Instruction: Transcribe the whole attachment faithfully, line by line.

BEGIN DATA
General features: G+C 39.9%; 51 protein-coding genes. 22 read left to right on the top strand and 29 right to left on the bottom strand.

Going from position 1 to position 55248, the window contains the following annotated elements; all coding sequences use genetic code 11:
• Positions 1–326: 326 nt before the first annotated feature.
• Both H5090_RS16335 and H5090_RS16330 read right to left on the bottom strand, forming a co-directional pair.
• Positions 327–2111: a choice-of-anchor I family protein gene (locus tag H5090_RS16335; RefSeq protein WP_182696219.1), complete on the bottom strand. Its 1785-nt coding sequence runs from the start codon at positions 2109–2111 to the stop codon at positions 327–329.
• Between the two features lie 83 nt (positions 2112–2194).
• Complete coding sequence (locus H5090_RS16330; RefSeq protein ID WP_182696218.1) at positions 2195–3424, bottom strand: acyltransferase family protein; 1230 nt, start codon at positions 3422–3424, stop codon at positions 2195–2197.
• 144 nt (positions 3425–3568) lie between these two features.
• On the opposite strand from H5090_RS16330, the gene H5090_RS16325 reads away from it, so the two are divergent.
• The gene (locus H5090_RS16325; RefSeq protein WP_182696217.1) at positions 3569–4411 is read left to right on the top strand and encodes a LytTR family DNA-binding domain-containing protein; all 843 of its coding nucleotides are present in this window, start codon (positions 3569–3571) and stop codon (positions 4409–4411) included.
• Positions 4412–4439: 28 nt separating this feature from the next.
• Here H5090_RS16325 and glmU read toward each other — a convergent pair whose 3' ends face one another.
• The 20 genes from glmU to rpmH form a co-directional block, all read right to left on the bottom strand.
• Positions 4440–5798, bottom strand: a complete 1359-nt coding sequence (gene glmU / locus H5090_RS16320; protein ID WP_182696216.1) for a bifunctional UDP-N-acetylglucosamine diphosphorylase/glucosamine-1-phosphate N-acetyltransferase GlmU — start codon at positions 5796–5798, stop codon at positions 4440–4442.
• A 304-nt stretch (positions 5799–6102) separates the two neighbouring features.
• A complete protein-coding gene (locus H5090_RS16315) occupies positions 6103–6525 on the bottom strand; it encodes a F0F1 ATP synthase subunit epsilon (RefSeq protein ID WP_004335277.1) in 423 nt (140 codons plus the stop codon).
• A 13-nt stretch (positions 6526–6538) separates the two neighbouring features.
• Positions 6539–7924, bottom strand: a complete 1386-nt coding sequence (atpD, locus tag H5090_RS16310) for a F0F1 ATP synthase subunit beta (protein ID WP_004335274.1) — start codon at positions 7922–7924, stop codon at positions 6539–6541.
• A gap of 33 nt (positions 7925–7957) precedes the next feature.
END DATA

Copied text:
General features: G+C 39.9%; 51 protein-coding genes. 22 read left to right on the top strand and 29 right to left on the bottom strand.

Going from position 1 to position 55248, the window contains the following annotated elements; all coding sequences use genetic code 11:
• Positions 1–326: 326 nt before the first annotated feature.
• Both H5090_RS16335 and H5090_RS16330 read right to left on the bottom strand, forming a co-directional pair.
• Positions 327–2111: a choice-of-anchor I family protein gene (locus tag H5090_RS16335; RefSeq protein WP_182696219.1), complete on the bottom strand. Its 1785-nt coding sequence runs from the start codon at positions 2109–2111 to the stop codon at positions 327–329.
• Between the two features lie 83 nt (positions 2112–2194).
• Complete coding sequence (locus H5090_RS16330; RefSeq protein ID WP_182696218.1) at positions 2195–3424, bottom strand: acyltransferase family protein; 1230 nt, start codon at positions 3422–3424, stop codon at positions 2195–2197.
• 144 nt (positions 3425–3568) lie between these two features.
• On the opposite strand from H5090_RS16330, the gene H5090_RS16325 reads away from it, so the two are divergent.
• The gene (locus H5090_RS16325; RefSeq protein WP_182696217.1) at positions 3569–4411 is read left to right on the top strand and encodes a LytTR family DNA-binding domain-containing protein; all 843 of its coding nucleotides are present in this window, start codon (positions 3569–3571) and stop codon (positions 4409–4411) included.
• Positions 4412–4439: 28 nt separating this feature from the next.
• Here H5090_RS16325 and glmU read toward each other — a convergent pair whose 3' ends face one another.
• The 20 genes from glmU to rpmH form a co-directional block, all read right to left on the bottom strand.
• Positions 4440–5798, bottom strand: a complete 1359-nt coding sequence (gene glmU / locus H5090_RS16320; protein ID WP_182696216.1) for a bifunctional UDP-N-acetylglucosamine diphosphorylase/glucosamine-1-phosphate N-acetyltransferase GlmU — start codon at positions 5796–5798, stop codon at positions 4440–4442.
• A 304-nt stretch (positions 5799–6102) separates the two neighbouring features.
• A complete protein-coding gene (locus H5090_RS16315) occupies positions 6103–6525 on the bottom strand; it encodes a F0F1 ATP synthase subunit epsilon (RefSeq protein ID WP_004335277.1) in 423 nt (140 codons plus the stop codon).
• A 13-nt stretch (positions 6526–6538) separates the two neighbouring features.
• Positions 6539–7924, bottom strand: a complete 1386-nt coding sequence (atpD, locus tag H5090_RS16310) for a F0F1 ATP synthase subunit beta (protein ID WP_004335274.1) — start codon at positions 7922–7924, stop codon at positions 6539–6541.
• A gap of 33 nt (positions 7925–7957) precedes the next feature.